Case Study: Rationalization #2

Also, the team's mascot is this thing...

Also, the team’s mascot is this thing…

Note to all you baseball haters and National Pastime illiterates: This case study arises out of baseball, but it’s not a baseball ethics post. I’m in Boston, it’s Spring Training—give me a break.

A clear-cut rules violation by the Boston Red Sox has been nearly universally dismissed by fans and media alike by one of the most egregious uses of #2 on the Ethics Alarms Rationalization list. In case you don’t have your rationalizations memorized yet—and you should, because when you hear them in your head, you are about to do something unethical—this is the one, and it’s second on the list only to “Everybody does it” for good reason. It’s one of the most popular and destructive rationalizations of all:

2. The “They’re Just as Bad” Excuse,

or “They had it coming”

The mongrel offspring of The Golden Rationalization and the Bible-based dodges a bit farther down the list, the “They’re Just as Bad” Excuse is both a rationalization and a distraction. As a rationalization, it posits the absurd argument that because there is other wrongdoing by others that is similar, as bad or worse than the unethical conduct under examination, the wrongdoer’s conduct shouldn’t be criticized or noticed. As a distraction, the excuse is a pathetic attempt to focus a critic’s attention elsewhere, by shouting, “Never mind me! Why aren’t you going after those guys?”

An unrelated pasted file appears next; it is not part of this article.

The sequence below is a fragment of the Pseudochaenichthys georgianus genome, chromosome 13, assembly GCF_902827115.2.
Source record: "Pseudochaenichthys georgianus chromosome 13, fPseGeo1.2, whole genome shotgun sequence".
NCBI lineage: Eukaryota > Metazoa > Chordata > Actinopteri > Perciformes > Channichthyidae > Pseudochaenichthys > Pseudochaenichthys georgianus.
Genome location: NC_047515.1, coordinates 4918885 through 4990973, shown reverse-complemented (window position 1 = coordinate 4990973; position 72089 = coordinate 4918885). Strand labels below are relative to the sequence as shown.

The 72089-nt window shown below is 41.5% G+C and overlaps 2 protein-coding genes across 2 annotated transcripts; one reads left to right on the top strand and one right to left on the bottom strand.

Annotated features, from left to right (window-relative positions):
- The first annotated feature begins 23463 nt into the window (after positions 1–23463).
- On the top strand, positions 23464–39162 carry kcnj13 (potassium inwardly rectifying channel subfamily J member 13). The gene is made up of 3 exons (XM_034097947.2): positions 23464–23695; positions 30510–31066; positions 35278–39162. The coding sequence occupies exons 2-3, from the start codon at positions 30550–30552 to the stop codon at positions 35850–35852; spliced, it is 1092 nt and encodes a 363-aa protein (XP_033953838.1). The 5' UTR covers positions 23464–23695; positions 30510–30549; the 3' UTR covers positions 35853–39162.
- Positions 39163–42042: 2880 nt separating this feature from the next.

Its other familiar, equally absurd but even more corrupting manifestation is the “They had it coming” variation. This argues that wrongdoing toward a party isn’t wrong because the aggrieved party doesn’t deserve ethical treatment because of its own misconduct. But the misconduct of a victim never justifies unethical conduct directed against that victim. Continue reading

Vuvuzela Ethics

Applied to an international soccer match, the argument that players, fans and broadcasters should be broad-minded and tolerant of the peculiar conduct of various national groups is a good one—up to a point. The point is reached when a custom begins ruining the game for everyone else. The vuvuzelas–those small plastic horns that produce an ear-splitting atonal drone like a horde of cicadas— go well beyond that point at the World Cup, and in any other sports setting are the equivalent of racist taunts, 400 pound naked men, on-field trespassers and giant fart machines. Continue reading

Baseball Ethics Confusion: When Respect Is Disrespectful

After the Florida Marlins’ Brett Carroll stole second on Chicago White Sox pitcher Scott Linebrink in an attempt to pad a 7-0 lead in the fourth inning of an interleague game between the two teams, the White Sox cried foul. The Marlins, some members of the team said, had violated one of the “unwritten rules of baseball,” in other words, baseball etiquette. Continue reading